Rare Pigmy Sperm Whale Washes Up In Sandwich

A closeup of the adult male pygmy sperm whale that came ashore at Town Neck Beach. The marine animal is a rarity on the Cape.COURTESY DONALD R. HELFRICH - A closeup of the adult male pygmy sperm whale that came ashore at Town Neck Beach. The marine animal is a rarity on the Cape.

Taking his regular morning jog along Town Neck Beach 10 days ago, Donald R. Helfrich of Forestdale was greeted with an uncommon sight. The 78-year-old from Jeannes Way came upon a large sea creature that had beached itself at the water’s edge. Mr. Helfrich said that he was alerted to the creature’s presence by a passing fisherman, who said there was a shark on the beach. The animal was about 20 to 30 yards ahead, and, at first sight, it looked like a shark, Mr. Helfrich said.

“There was a black fluke up in the air, so it was very shark-like to my eye,” he said.

Mr. Helfrich, who is staying at a home on Town Neck while his Forestdale home is being worked on, said he took a couple of pictures and did not think much more about the creature until a couple of hours later when there was quite a bit of activity out on the beach.

“My wife noticed someone with a clipboard, and there were people in orange suits doing some kind of examination. That took me back to the beach,” he said.

The people on the beach turned out to be a crew from the International Fund for Animal Welfare (IFAW) and the beached creature was determined to be not a shark, but an adult male pygmy sperm whale. Mr. Helfrich said that the IFAW people told him that it was only the ninth pygmy sperm whale found on Cape Cod in the last 15 years.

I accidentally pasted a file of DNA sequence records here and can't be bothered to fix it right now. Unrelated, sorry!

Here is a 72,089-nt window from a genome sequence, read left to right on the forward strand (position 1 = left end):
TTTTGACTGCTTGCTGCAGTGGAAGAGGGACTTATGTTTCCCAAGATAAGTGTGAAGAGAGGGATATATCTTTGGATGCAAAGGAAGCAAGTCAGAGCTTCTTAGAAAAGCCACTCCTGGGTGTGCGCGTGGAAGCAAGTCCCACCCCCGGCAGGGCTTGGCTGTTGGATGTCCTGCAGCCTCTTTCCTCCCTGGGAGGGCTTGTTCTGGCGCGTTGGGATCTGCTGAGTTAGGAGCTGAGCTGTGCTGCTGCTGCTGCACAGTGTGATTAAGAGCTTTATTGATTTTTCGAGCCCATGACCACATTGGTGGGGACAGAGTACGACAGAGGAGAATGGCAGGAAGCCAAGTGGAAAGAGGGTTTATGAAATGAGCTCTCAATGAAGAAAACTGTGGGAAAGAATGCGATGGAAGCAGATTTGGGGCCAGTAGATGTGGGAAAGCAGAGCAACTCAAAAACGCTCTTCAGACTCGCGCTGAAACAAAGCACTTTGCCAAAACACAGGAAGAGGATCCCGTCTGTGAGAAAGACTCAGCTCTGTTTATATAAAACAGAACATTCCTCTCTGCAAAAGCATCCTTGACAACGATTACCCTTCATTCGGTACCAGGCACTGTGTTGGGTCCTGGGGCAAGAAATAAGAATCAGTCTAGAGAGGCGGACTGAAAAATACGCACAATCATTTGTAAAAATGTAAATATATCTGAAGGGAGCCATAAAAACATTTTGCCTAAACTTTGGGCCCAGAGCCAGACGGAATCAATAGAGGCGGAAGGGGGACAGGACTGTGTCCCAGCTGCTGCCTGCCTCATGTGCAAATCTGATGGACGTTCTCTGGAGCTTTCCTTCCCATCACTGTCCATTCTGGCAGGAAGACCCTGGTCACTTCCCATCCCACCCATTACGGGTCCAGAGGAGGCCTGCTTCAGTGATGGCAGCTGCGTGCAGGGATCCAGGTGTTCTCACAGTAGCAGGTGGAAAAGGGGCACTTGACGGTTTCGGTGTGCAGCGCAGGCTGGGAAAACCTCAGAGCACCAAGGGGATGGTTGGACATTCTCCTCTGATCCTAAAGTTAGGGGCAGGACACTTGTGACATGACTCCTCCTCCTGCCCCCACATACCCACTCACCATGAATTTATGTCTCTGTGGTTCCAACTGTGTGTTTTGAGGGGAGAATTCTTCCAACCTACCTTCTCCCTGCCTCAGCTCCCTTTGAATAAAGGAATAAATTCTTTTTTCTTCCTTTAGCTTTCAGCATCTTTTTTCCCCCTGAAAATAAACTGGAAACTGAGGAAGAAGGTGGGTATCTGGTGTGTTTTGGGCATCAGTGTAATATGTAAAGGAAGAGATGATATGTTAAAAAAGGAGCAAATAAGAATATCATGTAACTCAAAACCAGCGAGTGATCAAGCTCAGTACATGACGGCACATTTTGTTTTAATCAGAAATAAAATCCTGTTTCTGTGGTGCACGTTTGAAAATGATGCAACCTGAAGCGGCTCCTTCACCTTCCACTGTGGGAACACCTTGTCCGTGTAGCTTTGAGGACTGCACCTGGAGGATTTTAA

“So, it was more significant than just another fish washed up on shore,” he said.

Mr. Helfrich estimated the size of the whale to be roughly 10 feet long. Internet sites show that, at maturity, pygmy sperm whales grow to a length of 11 feet and weigh 880 pounds.

In an e-mailed response to questions from the Enterprise, IFAW’s media relations manager Kerry A. Branon confirmed that pygmy sperm whale sightings in Cape waters are rare. Ms. Branon noted that the species is “ more common in Southern East Coast and Gulf of Mexico waters.”

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Ms. Branon said that her agency received a report of a stranded and dead dolphin or possible whale near the jetty at Town Neck Beach just before 10 AM Tuesday, October 29, on its hotline.

A local IFAW volunteer was sent to the scene to check on the report and to take photos.

IFAW was able to determine the species from the photos, and an IFAW team was sent to investigate and perform a necropsy on the beach to determine the cause of the whale’s death, she said. Permission to perform the beach dissection was given by Mark S. Galkowski, director of Sandwich’s department of natural resources.

Ms. Branon said that externally the whale had long parallel rake marks, some lacerations, and abrasions along its dorsal and ventral surfaces. Internally, it appeared to have heart problems, “potential cardiomyopathy,” she said.

“Numerous tissue and organ samples were collected for virology, toxicology, and bacterial presence. Cause of death is currently undetermined, pending the histopathological review,” she said.

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